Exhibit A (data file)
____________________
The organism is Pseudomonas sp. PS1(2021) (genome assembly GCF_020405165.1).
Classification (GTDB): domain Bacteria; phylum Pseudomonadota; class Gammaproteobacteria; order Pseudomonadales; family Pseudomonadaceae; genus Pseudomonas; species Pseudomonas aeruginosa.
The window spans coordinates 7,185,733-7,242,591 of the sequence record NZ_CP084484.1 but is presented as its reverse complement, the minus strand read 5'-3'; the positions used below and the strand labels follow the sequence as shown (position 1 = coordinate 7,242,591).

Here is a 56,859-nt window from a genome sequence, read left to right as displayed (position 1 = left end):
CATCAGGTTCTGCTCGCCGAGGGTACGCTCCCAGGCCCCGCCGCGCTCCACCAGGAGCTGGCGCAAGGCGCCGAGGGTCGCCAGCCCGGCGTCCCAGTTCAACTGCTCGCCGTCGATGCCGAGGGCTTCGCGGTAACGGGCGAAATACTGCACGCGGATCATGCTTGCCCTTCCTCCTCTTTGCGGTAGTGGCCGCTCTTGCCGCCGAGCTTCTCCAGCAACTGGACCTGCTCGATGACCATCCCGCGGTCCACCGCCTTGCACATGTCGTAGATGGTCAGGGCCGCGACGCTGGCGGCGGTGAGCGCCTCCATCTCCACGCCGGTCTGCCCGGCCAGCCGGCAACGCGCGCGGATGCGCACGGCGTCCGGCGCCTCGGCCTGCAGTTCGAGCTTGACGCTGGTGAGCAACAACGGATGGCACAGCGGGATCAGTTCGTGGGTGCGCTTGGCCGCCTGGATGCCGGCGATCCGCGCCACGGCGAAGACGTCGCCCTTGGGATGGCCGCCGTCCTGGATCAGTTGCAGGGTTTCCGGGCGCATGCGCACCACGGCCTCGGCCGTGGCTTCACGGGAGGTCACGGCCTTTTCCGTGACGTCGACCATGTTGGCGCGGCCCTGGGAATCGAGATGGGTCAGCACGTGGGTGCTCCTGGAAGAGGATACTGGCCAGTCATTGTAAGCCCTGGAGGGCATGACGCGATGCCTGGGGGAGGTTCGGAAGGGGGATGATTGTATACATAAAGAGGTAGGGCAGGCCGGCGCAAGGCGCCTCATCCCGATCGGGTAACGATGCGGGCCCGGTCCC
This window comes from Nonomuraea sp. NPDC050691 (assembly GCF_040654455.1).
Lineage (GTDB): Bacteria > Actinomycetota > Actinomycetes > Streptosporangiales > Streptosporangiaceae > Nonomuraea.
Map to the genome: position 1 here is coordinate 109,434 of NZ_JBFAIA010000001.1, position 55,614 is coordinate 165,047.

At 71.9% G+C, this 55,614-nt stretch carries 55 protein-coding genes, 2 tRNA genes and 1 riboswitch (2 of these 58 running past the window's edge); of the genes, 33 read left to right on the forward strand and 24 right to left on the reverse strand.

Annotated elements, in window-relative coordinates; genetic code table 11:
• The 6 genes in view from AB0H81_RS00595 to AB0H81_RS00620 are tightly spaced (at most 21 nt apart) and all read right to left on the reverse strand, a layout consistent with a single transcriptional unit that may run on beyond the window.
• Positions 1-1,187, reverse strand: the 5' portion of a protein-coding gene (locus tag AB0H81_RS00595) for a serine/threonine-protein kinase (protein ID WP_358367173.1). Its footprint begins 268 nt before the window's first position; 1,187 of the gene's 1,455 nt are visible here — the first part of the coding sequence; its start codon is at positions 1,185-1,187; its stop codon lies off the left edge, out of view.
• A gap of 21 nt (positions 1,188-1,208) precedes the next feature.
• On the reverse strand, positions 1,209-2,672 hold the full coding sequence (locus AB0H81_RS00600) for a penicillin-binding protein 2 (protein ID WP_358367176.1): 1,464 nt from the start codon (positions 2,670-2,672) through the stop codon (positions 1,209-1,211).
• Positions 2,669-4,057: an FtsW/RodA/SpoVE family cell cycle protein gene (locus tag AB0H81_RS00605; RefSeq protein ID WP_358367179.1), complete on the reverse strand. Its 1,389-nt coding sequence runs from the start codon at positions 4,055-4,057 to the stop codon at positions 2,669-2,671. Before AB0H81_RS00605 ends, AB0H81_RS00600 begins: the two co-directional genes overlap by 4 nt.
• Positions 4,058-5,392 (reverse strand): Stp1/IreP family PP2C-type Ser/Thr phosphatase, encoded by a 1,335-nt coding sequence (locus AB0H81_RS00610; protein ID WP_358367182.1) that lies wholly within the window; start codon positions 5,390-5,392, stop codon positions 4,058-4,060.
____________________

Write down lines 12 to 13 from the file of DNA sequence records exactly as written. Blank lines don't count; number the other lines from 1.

• Positions 1-1,187, reverse strand: the 5' portion of a protein-coding gene (locus tag AB0H81_RS00595) for a serine/threonine-protein kinase (protein ID WP_358367173.1). Its footprint begins 268 nt before the window's first position; 1,187 of the gene's 1,455 nt are visible here — the first part of the coding sequence; its start codon is at positions 1,185-1,187; its stop codon lies off the left edge, out of view.
• A gap of 21 nt (positions 1,188-1,208) precedes the next feature.